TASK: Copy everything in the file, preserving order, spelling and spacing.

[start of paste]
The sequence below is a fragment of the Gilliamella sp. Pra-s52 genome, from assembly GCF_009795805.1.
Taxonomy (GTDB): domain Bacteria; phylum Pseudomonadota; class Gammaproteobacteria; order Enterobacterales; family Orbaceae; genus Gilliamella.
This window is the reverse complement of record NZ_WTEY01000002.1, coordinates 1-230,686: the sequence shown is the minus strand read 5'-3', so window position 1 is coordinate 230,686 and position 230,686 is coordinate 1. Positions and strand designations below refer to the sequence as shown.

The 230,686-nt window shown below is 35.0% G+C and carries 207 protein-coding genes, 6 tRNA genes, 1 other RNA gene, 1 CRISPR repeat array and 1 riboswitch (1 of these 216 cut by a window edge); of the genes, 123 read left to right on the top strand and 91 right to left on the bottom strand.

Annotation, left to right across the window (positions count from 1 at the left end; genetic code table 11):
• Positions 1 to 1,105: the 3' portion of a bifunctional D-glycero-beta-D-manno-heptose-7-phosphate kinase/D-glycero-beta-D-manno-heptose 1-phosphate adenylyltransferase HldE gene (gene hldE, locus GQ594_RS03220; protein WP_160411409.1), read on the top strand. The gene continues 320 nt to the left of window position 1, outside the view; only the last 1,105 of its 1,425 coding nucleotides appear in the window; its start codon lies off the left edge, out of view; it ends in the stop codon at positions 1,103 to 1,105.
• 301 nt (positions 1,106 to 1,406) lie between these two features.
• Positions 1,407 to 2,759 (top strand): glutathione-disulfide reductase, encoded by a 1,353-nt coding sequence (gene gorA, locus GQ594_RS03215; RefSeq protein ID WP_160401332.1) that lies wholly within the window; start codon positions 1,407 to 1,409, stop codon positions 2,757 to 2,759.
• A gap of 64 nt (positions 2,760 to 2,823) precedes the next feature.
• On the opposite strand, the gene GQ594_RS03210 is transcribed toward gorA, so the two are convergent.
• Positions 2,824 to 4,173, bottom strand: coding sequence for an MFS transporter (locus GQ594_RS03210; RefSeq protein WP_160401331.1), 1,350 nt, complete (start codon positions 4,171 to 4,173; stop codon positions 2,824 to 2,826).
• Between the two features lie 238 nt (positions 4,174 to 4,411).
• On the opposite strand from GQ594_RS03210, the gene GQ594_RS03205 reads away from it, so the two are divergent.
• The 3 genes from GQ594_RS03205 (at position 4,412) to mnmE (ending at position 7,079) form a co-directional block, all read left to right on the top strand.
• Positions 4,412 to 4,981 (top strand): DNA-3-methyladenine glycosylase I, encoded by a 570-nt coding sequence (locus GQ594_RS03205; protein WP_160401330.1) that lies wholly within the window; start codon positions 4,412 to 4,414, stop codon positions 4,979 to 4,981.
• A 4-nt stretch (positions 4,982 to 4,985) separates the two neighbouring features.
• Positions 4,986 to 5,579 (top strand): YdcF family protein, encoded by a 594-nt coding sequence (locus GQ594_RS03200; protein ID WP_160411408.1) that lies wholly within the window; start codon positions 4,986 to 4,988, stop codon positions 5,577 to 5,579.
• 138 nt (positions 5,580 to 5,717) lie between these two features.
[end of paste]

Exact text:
The sequence below is a fragment of the Gilliamella sp. Pra-s52 genome, from assembly GCF_009795805.1.
Taxonomy (GTDB): domain Bacteria; phylum Pseudomonadota; class Gammaproteobacteria; order Enterobacterales; family Orbaceae; genus Gilliamella.
This window is the reverse complement of record NZ_WTEY01000002.1, coordinates 1-230,686: the sequence shown is the minus strand read 5'-3', so window position 1 is coordinate 230,686 and position 230,686 is coordinate 1. Positions and strand designations below refer to the sequence as shown.

The 230,686-nt window shown below is 35.0% G+C and carries 207 protein-coding genes, 6 tRNA genes, 1 other RNA gene, 1 CRISPR repeat array and 1 riboswitch (1 of these 216 cut by a window edge); of the genes, 123 read left to right on the top strand and 91 right to left on the bottom strand.

Annotation, left to right across the window (positions count from 1 at the left end; genetic code table 11):
• Positions 1 to 1,105: the 3' portion of a bifunctional D-glycero-beta-D-manno-heptose-7-phosphate kinase/D-glycero-beta-D-manno-heptose 1-phosphate adenylyltransferase HldE gene (gene hldE, locus GQ594_RS03220; protein WP_160411409.1), read on the top strand. The gene continues 320 nt to the left of window position 1, outside the view; only the last 1,105 of its 1,425 coding nucleotides appear in the window; its start codon lies off the left edge, out of view; it ends in the stop codon at positions 1,103 to 1,105.
• 301 nt (positions 1,106 to 1,406) lie between these two features.
• Positions 1,407 to 2,759 (top strand): glutathione-disulfide reductase, encoded by a 1,353-nt coding sequence (gene gorA, locus GQ594_RS03215; RefSeq protein ID WP_160401332.1) that lies wholly within the window; start codon positions 1,407 to 1,409, stop codon positions 2,757 to 2,759.
• A gap of 64 nt (positions 2,760 to 2,823) precedes the next feature.
• On the opposite strand, the gene GQ594_RS03210 is transcribed toward gorA, so the two are convergent.
• Positions 2,824 to 4,173, bottom strand: coding sequence for an MFS transporter (locus GQ594_RS03210; RefSeq protein WP_160401331.1), 1,350 nt, complete (start codon positions 4,171 to 4,173; stop codon positions 2,824 to 2,826).
• Between the two features lie 238 nt (positions 4,174 to 4,411).
• On the opposite strand from GQ594_RS03210, the gene GQ594_RS03205 reads away from it, so the two are divergent.
• The 3 genes from GQ594_RS03205 (at position 4,412) to mnmE (ending at position 7,079) form a co-directional block, all read left to right on the top strand.
• Positions 4,412 to 4,981 (top strand): DNA-3-methyladenine glycosylase I, encoded by a 570-nt coding sequence (locus GQ594_RS03205; protein WP_160401330.1) that lies wholly within the window; start codon positions 4,412 to 4,414, stop codon positions 4,979 to 4,981.
• A 4-nt stretch (positions 4,982 to 4,985) separates the two neighbouring features.
• Positions 4,986 to 5,579 (top strand): YdcF family protein, encoded by a 594-nt coding sequence (locus GQ594_RS03200; protein ID WP_160411408.1) that lies wholly within the window; start codon positions 4,986 to 4,988, stop codon positions 5,577 to 5,579.
• 138 nt (positions 5,580 to 5,717) lie between these two features.